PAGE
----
Tuesday, December 8, 2015

A Ticket to Western States

On Saturday, my name was pulled in the Western States Endurance Run lottery. The invitation to run in the world's most prestigious 100-miler--the first 100-miler, the "Super Bowl of Ultrarunning," the "big dance"--is a dream come true. I have dreamt of running in Western States since I ran my first ultra a dozen years ago. It is honestly hard to believe this moment has finally come.

With a total of four tickets in the hopper on Saturday, I had a 14% chance of being selected. I had told my wife that, realistically, it would be 2019 or 2020 before I got in. By then, I'd have enough tickets to have a serious shot. But lady luck was on my side this year. When I saw my name pop up on the website, which was being updated real-time as entrants were selected on Saturday morning, I was in disbelief. It was a surreal moment. The first thing I did was call my wife. Was this really happening? Would I finally have my shot?

And to think that it almost didn't happen. I wasn't qualified for the 2016 running of the Western States Endurance Run until November 1, when I crossed the finish line at the Javelina Jundred. I went to Javelina with really one goal in mind: to stay qualified for Western States. In the process, I regained my confidence as a runner, after losing it at Bighorn, and now I've been handed the opportunity of a lifetime--a ticket to the "big dance."

Through all the growth ultrarunning has experienced in recent years, there have been a few constants. Among them: Western States remains THE iconic 100-miler in large part because it's set the standard. It is the gold standard, like Kona is for Ironman triathletes or Boston is for (us) marathoners.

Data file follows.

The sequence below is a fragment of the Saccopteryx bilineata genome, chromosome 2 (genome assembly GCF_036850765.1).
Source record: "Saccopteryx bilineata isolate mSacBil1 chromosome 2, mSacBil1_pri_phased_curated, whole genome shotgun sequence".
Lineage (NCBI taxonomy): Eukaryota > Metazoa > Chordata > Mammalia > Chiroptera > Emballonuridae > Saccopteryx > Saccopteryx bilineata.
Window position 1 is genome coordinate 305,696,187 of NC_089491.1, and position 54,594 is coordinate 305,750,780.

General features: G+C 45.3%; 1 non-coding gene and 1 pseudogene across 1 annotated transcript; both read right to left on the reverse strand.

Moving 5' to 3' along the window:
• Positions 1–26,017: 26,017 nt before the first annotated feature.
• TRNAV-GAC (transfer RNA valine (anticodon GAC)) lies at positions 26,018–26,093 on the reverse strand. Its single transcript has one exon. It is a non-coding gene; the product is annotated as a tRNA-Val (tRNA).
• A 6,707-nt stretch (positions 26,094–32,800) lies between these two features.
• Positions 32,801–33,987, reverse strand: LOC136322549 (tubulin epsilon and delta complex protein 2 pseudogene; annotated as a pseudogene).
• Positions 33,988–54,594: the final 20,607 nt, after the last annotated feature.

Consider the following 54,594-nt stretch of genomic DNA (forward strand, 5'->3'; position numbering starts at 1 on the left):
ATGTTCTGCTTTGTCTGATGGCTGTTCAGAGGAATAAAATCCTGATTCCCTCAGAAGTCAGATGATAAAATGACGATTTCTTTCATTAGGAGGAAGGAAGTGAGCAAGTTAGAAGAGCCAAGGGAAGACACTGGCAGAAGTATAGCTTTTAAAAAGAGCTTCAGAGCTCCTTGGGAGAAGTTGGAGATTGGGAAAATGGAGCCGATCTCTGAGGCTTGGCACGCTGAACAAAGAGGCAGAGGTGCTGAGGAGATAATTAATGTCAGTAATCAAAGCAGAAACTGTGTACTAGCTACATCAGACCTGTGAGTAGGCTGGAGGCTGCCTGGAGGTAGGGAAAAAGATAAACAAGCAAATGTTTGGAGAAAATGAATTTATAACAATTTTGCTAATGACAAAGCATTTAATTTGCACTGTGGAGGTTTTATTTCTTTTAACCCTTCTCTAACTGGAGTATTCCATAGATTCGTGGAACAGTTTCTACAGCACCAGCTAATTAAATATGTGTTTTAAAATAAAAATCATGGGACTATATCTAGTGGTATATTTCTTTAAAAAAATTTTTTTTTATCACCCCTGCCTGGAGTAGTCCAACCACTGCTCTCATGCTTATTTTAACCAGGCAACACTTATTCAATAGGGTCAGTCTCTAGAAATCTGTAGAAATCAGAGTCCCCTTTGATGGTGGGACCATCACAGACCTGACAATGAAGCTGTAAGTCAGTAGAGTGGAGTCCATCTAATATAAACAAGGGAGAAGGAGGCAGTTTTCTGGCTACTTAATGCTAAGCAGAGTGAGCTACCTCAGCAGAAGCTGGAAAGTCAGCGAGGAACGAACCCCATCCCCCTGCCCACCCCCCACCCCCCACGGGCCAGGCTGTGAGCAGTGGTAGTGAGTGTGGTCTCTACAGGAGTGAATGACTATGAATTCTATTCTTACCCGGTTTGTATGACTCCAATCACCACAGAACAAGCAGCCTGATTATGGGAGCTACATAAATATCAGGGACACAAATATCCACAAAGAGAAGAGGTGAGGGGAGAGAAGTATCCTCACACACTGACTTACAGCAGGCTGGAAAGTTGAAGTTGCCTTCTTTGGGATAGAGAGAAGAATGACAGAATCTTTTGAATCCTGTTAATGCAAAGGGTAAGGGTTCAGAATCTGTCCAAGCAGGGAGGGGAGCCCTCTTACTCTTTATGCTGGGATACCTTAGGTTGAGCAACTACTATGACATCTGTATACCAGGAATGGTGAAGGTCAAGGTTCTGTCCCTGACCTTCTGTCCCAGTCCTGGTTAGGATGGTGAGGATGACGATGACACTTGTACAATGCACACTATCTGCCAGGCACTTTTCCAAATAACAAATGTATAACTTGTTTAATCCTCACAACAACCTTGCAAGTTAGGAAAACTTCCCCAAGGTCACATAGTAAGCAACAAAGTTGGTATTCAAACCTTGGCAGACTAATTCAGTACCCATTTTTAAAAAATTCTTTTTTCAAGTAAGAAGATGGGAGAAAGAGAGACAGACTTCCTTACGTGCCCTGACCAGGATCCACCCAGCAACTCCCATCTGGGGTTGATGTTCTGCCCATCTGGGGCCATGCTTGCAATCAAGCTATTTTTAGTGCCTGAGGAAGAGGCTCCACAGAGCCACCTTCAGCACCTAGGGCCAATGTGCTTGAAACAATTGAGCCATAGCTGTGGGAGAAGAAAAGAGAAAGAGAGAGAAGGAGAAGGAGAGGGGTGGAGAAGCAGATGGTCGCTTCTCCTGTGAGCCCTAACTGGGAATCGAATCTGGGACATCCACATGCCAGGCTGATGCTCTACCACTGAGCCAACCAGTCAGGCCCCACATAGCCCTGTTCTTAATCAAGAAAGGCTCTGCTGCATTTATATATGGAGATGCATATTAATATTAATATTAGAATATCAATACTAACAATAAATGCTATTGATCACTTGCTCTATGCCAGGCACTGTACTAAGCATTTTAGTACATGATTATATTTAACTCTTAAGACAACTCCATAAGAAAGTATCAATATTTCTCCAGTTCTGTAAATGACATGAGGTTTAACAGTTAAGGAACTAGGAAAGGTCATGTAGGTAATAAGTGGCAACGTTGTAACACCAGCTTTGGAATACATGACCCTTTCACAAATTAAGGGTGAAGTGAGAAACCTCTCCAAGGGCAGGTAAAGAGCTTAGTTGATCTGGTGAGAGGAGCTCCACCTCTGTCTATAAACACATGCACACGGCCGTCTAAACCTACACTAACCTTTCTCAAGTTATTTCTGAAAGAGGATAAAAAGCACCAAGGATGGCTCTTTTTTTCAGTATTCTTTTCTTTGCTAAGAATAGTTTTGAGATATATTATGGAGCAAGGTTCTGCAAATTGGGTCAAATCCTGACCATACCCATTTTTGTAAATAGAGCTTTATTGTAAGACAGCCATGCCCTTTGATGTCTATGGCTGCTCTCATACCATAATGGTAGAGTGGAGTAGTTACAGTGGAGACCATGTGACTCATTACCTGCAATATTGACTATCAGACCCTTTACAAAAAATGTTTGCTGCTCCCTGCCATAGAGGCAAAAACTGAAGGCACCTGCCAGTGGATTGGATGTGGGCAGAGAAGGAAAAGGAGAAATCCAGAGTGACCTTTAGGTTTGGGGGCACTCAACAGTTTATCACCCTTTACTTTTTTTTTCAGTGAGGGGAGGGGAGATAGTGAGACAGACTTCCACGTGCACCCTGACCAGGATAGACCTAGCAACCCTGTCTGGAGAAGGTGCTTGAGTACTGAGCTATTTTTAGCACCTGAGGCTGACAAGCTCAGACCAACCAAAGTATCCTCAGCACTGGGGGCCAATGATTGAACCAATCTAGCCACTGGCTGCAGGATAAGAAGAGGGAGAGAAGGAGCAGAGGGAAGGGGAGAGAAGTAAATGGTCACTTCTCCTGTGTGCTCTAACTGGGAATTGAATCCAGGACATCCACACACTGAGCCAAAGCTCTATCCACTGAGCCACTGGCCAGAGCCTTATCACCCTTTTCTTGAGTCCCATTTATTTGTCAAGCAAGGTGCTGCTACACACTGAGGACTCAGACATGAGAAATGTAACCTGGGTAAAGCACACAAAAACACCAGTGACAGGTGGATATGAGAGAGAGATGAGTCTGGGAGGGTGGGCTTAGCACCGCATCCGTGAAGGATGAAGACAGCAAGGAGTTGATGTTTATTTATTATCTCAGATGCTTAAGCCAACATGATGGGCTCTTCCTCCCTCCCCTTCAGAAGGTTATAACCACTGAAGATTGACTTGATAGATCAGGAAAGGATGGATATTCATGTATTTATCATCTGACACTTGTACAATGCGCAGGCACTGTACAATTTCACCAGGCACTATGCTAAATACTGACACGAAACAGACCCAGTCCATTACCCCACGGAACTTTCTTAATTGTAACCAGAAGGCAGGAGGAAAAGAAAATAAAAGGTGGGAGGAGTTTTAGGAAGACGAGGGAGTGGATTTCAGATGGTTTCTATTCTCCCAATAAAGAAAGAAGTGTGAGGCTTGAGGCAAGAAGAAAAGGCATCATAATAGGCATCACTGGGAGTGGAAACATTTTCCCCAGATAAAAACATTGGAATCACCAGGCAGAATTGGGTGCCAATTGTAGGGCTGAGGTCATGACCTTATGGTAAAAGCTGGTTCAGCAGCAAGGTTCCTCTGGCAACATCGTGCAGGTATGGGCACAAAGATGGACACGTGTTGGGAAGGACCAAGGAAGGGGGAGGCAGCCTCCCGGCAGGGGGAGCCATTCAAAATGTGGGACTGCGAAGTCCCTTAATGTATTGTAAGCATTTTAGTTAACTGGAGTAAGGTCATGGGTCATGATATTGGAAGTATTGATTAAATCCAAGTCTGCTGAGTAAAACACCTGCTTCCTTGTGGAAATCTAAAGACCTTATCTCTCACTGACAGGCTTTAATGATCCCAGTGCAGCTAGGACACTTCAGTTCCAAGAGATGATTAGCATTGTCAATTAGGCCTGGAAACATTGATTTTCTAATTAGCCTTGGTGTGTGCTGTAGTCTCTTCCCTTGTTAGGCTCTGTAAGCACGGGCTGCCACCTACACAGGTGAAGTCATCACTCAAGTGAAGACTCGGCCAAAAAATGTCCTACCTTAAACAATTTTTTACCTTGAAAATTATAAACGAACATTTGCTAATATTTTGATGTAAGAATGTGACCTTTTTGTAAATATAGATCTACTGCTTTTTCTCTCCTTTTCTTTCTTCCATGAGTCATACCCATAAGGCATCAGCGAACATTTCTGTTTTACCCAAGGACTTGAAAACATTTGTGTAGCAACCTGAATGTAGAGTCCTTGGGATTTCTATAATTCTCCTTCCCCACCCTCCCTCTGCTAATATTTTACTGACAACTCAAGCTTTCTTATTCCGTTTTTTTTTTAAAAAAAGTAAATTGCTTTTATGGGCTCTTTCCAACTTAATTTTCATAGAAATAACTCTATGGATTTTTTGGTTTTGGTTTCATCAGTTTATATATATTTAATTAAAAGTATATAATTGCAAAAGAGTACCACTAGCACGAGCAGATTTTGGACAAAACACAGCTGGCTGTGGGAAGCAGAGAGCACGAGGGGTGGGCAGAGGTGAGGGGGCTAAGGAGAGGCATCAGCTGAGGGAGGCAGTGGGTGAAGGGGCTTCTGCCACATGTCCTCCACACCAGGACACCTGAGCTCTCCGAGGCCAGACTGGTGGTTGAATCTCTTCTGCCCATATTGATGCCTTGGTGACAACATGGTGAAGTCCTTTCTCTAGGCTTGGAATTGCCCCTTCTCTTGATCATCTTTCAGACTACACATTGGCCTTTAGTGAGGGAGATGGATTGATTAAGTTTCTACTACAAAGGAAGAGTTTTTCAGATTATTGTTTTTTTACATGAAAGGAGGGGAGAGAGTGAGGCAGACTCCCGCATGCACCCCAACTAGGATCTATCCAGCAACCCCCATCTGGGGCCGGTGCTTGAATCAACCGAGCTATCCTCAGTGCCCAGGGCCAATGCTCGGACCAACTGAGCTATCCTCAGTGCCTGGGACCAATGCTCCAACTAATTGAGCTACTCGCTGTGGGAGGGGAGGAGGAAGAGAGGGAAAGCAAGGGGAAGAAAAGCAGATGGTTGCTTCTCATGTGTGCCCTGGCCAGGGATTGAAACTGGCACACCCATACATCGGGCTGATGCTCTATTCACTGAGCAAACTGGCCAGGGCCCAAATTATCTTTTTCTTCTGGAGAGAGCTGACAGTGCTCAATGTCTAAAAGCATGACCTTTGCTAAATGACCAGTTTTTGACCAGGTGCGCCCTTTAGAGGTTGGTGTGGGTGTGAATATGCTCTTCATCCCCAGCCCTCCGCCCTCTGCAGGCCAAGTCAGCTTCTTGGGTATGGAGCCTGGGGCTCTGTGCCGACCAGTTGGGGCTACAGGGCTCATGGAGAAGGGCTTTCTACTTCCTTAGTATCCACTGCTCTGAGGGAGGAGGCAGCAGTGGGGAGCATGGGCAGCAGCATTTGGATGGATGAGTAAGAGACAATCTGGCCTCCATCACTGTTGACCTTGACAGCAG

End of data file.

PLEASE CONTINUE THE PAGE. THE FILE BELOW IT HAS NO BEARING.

Western States will be my big goal race for 2016. I intend to give it my best. Although it's hard to train the way I used to (from a time standpoint), I will throw everything I can at Western States, because that race deserves nothing short of one's best. I will need to be ready for the 41,000 feet of combined elevation change and those sweltering hot canyons. One can run ultras for years--even decades--and never get a chance to line up for Western States. This could be a once-in-a-lifetime opportunity, and I intend to take full advantage of it. I will soak it all up and, when it really gets tough, think about how good it'll feel to run that last little bit of the race on the Placer High School track in Auburn.

With a very solid base in place, training will begin in earnest in mid-February. It will consist of a healthy dose of volume, lots of downhill running, weights, hill repeats, heat training, as much trail work as I can get in, and some tempo efforts. Ski season will still be in swing then so I'll train hard on weekends we're not skiing--basically I'll be opportunistic. Then in early April, when ski season is behind us, I'll really crank it up.

I also intend to line up for Leadville in August, assuming my name is drawn in that lottery, too. The challenge of two iconic hundreds in one summer practically intoxicates me with excitement. The two races are separated by about eight weeks. Recovery between the events will be critical.

In due time, the details will be worked out. For now, I'm just elated beyond belief to have a ticket to one seriously bad-ass 100-miler. And I'm hoping to get back to Leadville for what will be a summer I'll never forget. Let's get it on.


  1. Congrats my man, so fired up for you!!!!

  2. Congratulations! I have been following your blog for a while and it is really inspiring to see someone chasing their dream down.

  3. I am truly happy for you Wyatt. Enjoy the ride, it is awesome. My only advice -- particularly for a runner as good as experienced as you -- is don't get caught up in the hype. You know how to train, training doesn't change because it is WS100. Do your thing. And don't get caught in the hype on race day either. People there go out stupid fast and pay for it big time later. If you arrive up to Michigan Bluff in pretty good shape, then you have a great chance to reel people in by the handful. By the way, Michigan Bluff was the coolest aid station I've seen in ultrarunning....

    1. Great advice, AJ. I agree--don't get caught up in the hype and just run my own race. Thanks for the encouragement!